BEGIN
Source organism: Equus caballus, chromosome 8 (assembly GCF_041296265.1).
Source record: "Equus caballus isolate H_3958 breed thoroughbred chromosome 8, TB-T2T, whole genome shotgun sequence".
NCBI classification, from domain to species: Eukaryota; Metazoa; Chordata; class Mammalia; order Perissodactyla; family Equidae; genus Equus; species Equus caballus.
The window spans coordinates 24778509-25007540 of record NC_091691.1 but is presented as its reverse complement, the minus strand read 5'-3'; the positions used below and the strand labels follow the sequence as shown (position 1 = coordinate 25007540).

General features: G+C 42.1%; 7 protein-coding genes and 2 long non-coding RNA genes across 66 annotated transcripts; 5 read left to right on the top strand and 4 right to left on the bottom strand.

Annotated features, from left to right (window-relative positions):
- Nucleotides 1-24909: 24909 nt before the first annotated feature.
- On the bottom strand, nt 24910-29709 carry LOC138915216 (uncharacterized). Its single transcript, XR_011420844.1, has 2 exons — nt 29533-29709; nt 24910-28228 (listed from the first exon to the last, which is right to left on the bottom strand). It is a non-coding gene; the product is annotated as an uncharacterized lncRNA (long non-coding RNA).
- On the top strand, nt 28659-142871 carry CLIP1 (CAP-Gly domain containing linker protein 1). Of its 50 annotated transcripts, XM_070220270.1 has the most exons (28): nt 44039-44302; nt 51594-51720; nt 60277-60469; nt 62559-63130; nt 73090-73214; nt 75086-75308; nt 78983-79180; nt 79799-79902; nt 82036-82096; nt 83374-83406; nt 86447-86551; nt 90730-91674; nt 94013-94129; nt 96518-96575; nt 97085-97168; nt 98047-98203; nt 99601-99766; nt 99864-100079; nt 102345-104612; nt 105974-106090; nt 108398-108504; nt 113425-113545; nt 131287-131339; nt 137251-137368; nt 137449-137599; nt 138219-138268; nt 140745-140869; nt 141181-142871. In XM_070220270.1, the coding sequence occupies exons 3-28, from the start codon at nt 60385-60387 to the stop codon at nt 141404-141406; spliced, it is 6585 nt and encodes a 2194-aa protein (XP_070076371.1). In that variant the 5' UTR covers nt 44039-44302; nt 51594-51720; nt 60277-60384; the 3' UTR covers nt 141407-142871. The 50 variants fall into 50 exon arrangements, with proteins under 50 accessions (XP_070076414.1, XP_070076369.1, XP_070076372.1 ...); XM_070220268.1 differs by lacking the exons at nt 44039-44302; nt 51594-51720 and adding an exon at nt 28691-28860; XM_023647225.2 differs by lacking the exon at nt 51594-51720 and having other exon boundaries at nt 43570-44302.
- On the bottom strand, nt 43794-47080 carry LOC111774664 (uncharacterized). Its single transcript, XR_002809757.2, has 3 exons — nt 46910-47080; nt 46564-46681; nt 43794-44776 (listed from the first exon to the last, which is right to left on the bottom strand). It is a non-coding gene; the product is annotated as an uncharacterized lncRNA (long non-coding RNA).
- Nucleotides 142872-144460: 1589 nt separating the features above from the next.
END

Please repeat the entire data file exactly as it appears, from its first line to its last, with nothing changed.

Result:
Source organism: Equus caballus, chromosome 8 (assembly GCF_041296265.1).
Source record: "Equus caballus isolate H_3958 breed thoroughbred chromosome 8, TB-T2T, whole genome shotgun sequence".
NCBI classification, from domain to species: Eukaryota; Metazoa; Chordata; class Mammalia; order Perissodactyla; family Equidae; genus Equus; species Equus caballus.
The window spans coordinates 24778509-25007540 of record NC_091691.1 but is presented as its reverse complement, the minus strand read 5'-3'; the positions used below and the strand labels follow the sequence as shown (position 1 = coordinate 25007540).

General features: G+C 42.1%; 7 protein-coding genes and 2 long non-coding RNA genes across 66 annotated transcripts; 5 read left to right on the top strand and 4 right to left on the bottom strand.

Annotated features, from left to right (window-relative positions):
- Nucleotides 1-24909: 24909 nt before the first annotated feature.
- On the bottom strand, nt 24910-29709 carry LOC138915216 (uncharacterized). Its single transcript, XR_011420844.1, has 2 exons — nt 29533-29709; nt 24910-28228 (listed from the first exon to the last, which is right to left on the bottom strand). It is a non-coding gene; the product is annotated as an uncharacterized lncRNA (long non-coding RNA).
- On the top strand, nt 28659-142871 carry CLIP1 (CAP-Gly domain containing linker protein 1). Of its 50 annotated transcripts, XM_070220270.1 has the most exons (28): nt 44039-44302; nt 51594-51720; nt 60277-60469; nt 62559-63130; nt 73090-73214; nt 75086-75308; nt 78983-79180; nt 79799-79902; nt 82036-82096; nt 83374-83406; nt 86447-86551; nt 90730-91674; nt 94013-94129; nt 96518-96575; nt 97085-97168; nt 98047-98203; nt 99601-99766; nt 99864-100079; nt 102345-104612; nt 105974-106090; nt 108398-108504; nt 113425-113545; nt 131287-131339; nt 137251-137368; nt 137449-137599; nt 138219-138268; nt 140745-140869; nt 141181-142871. In XM_070220270.1, the coding sequence occupies exons 3-28, from the start codon at nt 60385-60387 to the stop codon at nt 141404-141406; spliced, it is 6585 nt and encodes a 2194-aa protein (XP_070076371.1). In that variant the 5' UTR covers nt 44039-44302; nt 51594-51720; nt 60277-60384; the 3' UTR covers nt 141407-142871. The 50 variants fall into 50 exon arrangements, with proteins under 50 accessions (XP_070076414.1, XP_070076369.1, XP_070076372.1 ...); XM_070220268.1 differs by lacking the exons at nt 44039-44302; nt 51594-51720 and adding an exon at nt 28691-28860; XM_023647225.2 differs by lacking the exon at nt 51594-51720 and having other exon boundaries at nt 43570-44302.
- On the bottom strand, nt 43794-47080 carry LOC111774664 (uncharacterized). Its single transcript, XR_002809757.2, has 3 exons — nt 46910-47080; nt 46564-46681; nt 43794-44776 (listed from the first exon to the last, which is right to left on the bottom strand). It is a non-coding gene; the product is annotated as an uncharacterized lncRNA (long non-coding RNA).
- Nucleotides 142872-144460: 1589 nt separating the features above from the next.